Secretary of State for Business, Sajid Javid has announced a £4m investment which will support the University of Sheffield to build one of the largest dynamic test facilities in the UK.
The Business Secretary announced the investment from the Engineering and Physical Sciences Research Council (EPSRC) during his trade mission with the Prime Minister to Malaysia and Singapore.
The new £4m grant takes the total current investment in the facility to £11m.
The Structural Dynamics Laboratory for Verification and Validation – to be built on the second phase of Sheffield’s Advanced Manufacturing Park – will be unique in its research and development offer to businesses across the UK.
It will drive forward collaborative research with industry and cement Sheffield’s position as a world leader in structural dynamics.
The facility will enable the University of Sheffield to work with industry to test and research engineering structures and systems from the component level to full scale, alongside allowing testing across a range of environments previously inaccessible to academic research.
A modular environmental chamber in the laboratory will be able to control temperature, humidity and wind speed as well as simulate rain and snow.
The ability to test in realistic conditions at full scale will pave the way for engineers to create lighter, greener, safer structures.
The development of the new Structural Dynamics Laboratory for Verification and Validation has been widely endorsed by industry. Many leading companies, including Airbus and Rolls-Royce, have written letters of support for the new facility which will transform the opportunities to research in structural dynamics in the UK.
Pro-vice-chancellor for Research and Innovation at the University of Sheffield, Professor Richard Jones commented: “Computer simulation of models of the way large structures behave in use are increasingly powerful, but for industry to realise the full benefits of these techniques we need to test these models against large scale experimental data, so they can be confident of their results.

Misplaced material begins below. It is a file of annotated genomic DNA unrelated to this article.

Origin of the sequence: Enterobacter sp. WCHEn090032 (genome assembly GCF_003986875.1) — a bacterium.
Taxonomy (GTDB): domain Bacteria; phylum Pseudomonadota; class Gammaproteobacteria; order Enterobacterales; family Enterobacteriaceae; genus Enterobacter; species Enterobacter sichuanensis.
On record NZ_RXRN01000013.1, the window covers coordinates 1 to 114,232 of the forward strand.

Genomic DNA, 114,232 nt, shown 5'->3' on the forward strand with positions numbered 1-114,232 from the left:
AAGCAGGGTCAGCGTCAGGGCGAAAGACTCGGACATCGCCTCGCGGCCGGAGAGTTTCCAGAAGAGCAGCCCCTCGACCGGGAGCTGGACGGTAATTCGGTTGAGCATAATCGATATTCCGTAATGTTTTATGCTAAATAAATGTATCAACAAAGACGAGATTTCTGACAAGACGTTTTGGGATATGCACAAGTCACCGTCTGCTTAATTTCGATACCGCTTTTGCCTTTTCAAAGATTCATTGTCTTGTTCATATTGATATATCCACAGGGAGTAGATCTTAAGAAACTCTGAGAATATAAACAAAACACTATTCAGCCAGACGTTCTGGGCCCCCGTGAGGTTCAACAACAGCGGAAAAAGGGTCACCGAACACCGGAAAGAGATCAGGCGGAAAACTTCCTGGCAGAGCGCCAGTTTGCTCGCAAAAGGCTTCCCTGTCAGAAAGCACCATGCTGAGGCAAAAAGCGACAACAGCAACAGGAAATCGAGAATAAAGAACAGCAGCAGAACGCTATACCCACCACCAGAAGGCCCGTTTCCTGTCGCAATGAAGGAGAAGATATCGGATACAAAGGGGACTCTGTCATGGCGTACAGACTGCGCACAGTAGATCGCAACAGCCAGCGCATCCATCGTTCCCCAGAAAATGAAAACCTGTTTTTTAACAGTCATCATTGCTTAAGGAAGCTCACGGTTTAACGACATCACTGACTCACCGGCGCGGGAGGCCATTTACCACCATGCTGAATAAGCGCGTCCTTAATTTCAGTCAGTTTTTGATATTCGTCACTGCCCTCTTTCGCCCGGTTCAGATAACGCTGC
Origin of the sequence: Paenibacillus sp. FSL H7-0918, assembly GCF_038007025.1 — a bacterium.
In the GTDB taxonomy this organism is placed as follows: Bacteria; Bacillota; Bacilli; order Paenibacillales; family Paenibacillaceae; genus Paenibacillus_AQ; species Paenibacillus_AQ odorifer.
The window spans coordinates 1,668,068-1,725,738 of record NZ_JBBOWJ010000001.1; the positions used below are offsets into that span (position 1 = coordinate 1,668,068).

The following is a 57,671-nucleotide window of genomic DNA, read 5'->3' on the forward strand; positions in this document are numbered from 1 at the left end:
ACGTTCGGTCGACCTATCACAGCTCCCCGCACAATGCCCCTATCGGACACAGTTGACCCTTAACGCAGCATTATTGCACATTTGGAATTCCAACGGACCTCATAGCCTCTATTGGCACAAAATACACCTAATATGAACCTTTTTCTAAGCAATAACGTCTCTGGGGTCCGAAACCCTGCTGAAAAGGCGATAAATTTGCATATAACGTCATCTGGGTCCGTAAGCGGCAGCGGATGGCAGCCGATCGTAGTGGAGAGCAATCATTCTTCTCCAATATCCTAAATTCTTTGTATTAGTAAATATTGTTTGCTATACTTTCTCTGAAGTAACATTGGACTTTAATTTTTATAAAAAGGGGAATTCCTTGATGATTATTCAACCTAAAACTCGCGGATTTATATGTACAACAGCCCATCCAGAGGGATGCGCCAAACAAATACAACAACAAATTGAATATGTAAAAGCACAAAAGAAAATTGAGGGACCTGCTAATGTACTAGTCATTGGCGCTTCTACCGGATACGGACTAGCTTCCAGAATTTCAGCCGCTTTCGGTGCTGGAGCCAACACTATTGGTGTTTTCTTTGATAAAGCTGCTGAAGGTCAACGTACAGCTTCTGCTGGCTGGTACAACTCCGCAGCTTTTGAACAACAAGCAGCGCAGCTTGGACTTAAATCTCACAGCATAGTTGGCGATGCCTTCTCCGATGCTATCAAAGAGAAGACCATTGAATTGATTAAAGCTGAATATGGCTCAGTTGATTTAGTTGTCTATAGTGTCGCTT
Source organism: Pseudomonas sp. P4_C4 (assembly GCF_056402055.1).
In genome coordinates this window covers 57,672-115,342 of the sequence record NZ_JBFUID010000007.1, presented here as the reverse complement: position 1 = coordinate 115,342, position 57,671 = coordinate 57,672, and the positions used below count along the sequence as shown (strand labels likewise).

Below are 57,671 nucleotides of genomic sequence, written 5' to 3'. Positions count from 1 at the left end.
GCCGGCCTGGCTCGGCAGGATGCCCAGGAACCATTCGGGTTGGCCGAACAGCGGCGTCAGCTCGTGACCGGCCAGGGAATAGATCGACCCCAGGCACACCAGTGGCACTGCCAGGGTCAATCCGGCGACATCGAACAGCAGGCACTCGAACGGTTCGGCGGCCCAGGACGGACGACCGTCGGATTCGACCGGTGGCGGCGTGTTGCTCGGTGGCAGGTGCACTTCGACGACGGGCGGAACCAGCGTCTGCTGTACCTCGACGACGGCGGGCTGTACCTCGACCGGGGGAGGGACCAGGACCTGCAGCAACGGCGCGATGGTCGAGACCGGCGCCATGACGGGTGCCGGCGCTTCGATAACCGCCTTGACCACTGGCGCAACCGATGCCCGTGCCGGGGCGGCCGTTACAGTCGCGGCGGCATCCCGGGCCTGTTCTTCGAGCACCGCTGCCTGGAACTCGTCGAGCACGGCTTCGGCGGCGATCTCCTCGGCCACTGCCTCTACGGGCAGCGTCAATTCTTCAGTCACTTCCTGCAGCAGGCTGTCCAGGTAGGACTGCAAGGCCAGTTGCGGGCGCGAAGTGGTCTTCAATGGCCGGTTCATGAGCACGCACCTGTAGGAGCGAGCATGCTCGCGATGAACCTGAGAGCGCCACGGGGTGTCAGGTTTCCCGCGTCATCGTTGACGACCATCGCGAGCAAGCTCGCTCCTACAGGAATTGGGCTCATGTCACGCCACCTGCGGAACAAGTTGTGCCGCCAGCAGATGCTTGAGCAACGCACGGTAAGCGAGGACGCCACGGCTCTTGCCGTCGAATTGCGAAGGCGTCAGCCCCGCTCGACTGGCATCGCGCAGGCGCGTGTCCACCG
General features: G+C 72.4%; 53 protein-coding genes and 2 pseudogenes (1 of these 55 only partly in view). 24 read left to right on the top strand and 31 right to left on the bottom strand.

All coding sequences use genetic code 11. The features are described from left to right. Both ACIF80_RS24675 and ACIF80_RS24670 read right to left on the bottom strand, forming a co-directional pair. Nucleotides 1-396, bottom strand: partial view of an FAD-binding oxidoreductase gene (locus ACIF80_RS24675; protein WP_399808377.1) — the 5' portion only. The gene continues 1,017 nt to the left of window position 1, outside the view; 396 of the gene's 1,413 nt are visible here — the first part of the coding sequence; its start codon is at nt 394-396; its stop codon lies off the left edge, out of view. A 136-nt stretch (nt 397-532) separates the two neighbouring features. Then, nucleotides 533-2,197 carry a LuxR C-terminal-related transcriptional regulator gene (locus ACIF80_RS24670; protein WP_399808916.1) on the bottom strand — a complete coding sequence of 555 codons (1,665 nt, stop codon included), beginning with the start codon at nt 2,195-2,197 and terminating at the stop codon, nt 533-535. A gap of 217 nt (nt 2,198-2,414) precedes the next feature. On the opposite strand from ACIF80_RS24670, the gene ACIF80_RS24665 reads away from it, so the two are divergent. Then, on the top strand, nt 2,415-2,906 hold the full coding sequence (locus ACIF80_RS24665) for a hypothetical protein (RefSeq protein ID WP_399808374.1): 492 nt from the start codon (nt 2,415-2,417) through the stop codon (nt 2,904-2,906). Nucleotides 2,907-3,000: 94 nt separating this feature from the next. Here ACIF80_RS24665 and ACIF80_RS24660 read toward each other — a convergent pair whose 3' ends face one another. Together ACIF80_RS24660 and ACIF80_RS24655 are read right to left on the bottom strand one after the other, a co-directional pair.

“This facility will allow us to do this testing, giving industry confidence in the models and allowing faster and therefore more cost effective product developments in a number of different industry sectors.
“Better modelling also means we will be able to move from structures that have a safe-life design philosophy to a damage-tolerant one which offers cost savings through extending the lifetime of existing structures.”
The announcement closely follows the Minister for Universities and Science, Jo Johnson’s announcement of a pioneering new education route for successful apprentices to study advanced vocational University degrees, as part of their apprenticeship training, during a recent visit to the University’s Advanced Manufacturing Research Centre (AMRC).
Led by the Dynamics Research Group (DRG) in the University’s Department of Mechanical Engineering, the laboratory will offer significant benefits across a range of industrial sectors including energy; aerospace; renewables, and medical engineering.
The DRG is already one of the largest specialist groups in the world and it’s hoped that the new facility will enable the DRG to become the primary resource for structural dynamics within the EU.
Construction is already underway on the first project at the site – the £43m Factory 2050, which will be the UK’s first fully reconfigurable assembly and component manufacturing facility for collaborative research.
Plans are also in place to develop the existing Advanced Manufacturing Research Centre (AMRC) which could create 1,800 new jobs and provide an annual direct contribution of up to £74.2m to the local economy.
Other new research buildings could include the £30m National Material Institute, which is part of the Sir Henry Royce Institute for Advanced Materials announced in December, and a £20m Fast Make Centre of Excellence.